The Anthropocene has emerged as perhaps the scientific concept of the new millennium.
Going further than earlier conceptions of the human-environment relationship, Anthropocene science proposes that human activity is tipping the whole Earth system into a new state, with unpredictable consequences.
Social life has become a central ingredient in the dynamics of the planet itself.
How should the social sciences respond to the opportunities and challenges posed by this development?
In this innovative book, Clark and Szerszynski argue that social thinkers need to revise their own presuppositions about the social: to understand it as the product of a dynamic planet, self-organizing over deep time.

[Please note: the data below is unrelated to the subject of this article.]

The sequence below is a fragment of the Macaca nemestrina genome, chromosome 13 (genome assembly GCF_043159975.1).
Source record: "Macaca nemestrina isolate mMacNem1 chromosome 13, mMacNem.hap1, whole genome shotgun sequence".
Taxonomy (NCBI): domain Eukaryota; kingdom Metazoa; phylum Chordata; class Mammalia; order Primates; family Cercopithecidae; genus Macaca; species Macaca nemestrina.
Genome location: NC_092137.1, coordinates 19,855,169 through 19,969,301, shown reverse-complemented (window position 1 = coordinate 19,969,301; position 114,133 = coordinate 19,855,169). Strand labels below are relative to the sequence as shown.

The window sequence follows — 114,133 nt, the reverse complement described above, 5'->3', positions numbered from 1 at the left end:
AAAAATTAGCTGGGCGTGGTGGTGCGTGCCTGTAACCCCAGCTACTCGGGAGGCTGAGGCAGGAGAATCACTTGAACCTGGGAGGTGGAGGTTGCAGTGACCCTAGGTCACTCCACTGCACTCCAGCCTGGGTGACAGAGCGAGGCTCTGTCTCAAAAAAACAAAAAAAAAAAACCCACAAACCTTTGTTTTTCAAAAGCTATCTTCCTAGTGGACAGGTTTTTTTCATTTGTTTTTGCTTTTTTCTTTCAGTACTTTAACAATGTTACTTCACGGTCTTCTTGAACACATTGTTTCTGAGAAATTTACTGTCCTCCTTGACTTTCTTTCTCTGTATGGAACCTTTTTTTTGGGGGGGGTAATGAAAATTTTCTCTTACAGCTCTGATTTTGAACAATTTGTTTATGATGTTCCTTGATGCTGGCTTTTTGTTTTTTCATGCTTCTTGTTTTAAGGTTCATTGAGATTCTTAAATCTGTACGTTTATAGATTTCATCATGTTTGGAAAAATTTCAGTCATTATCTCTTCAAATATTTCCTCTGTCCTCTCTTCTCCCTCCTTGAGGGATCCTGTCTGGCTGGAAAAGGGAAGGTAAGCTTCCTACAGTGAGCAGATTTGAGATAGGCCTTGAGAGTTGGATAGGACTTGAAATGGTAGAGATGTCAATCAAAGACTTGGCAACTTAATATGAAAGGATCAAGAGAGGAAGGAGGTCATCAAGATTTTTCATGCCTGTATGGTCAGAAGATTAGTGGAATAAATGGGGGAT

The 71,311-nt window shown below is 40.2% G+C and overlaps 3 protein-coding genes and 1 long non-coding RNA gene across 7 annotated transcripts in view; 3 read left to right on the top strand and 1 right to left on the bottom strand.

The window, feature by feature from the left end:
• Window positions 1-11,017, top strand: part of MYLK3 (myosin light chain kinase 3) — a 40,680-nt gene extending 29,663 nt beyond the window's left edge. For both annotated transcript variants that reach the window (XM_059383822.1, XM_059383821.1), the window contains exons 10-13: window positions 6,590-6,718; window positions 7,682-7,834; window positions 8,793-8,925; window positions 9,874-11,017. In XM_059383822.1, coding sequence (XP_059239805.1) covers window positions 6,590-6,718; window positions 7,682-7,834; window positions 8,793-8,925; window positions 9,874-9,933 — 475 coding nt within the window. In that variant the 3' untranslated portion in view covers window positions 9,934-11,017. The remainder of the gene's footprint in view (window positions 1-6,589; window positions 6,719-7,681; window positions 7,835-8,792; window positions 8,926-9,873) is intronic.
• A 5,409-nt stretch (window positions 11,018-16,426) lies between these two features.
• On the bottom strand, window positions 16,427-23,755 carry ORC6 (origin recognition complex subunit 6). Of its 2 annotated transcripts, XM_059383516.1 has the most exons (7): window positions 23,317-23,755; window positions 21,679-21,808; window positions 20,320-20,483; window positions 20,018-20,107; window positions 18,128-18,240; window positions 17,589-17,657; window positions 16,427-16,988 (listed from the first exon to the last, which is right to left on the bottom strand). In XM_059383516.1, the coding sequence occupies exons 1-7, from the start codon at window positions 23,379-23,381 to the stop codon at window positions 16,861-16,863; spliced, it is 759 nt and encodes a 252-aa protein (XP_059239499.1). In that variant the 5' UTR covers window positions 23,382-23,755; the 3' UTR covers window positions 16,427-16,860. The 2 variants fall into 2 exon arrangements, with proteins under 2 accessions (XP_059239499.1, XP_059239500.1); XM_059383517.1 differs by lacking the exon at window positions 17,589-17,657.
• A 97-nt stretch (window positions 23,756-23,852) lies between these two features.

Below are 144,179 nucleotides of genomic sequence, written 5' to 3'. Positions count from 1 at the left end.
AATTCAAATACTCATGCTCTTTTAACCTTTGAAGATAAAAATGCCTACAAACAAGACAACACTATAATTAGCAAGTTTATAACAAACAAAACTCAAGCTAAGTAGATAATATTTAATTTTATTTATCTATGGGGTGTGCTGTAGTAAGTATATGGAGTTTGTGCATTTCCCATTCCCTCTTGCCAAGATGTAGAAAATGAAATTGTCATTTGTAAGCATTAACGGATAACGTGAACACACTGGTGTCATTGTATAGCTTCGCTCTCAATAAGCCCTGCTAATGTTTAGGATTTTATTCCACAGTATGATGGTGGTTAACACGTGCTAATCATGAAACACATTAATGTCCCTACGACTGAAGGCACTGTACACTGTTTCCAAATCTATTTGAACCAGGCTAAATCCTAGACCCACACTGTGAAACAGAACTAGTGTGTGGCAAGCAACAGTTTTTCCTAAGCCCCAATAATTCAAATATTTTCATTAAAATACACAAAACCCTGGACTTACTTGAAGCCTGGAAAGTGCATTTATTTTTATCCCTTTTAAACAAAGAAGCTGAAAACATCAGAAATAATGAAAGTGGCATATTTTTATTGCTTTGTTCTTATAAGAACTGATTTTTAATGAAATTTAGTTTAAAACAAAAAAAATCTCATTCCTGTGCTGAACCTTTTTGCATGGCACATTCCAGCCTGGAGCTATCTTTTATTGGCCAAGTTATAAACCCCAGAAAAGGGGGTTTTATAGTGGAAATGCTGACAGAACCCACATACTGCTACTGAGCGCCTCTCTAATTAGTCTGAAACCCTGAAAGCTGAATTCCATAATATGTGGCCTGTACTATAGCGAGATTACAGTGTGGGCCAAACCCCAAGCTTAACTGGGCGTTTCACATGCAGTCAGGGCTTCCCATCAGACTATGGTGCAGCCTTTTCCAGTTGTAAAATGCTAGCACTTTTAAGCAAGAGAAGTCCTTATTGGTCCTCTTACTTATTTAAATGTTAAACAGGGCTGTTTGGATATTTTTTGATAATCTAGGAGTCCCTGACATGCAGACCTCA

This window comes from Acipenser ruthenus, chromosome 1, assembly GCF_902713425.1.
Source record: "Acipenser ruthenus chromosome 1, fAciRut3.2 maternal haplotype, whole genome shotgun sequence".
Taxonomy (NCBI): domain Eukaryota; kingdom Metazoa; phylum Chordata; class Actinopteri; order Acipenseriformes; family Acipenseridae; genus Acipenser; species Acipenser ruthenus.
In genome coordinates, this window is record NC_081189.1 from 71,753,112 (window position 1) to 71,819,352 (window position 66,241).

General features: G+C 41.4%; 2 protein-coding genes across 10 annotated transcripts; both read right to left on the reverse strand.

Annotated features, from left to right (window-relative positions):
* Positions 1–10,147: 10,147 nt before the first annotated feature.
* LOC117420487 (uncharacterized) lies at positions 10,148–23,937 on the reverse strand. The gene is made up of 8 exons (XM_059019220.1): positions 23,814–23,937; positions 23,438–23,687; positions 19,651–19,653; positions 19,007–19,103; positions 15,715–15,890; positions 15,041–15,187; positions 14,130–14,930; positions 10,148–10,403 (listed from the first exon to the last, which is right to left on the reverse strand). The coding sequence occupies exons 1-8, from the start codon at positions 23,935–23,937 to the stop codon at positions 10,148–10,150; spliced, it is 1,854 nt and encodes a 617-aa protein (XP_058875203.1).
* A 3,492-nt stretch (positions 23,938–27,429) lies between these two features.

They outline 'planetary social thought': a transdisciplinary way of thinking social life with and through the Earth.
Using a range of case studies, they show how familiar social processes can be radically recast when looked at through a planetary lens, revealing how the world-transforming powers of human social life have always depended on the forging of relations with the inhuman potentialities of our home planet. Presenting a social theory of the planetary, this book will be essential reading for students and scholars interested in humanity's relation to the changing Earth.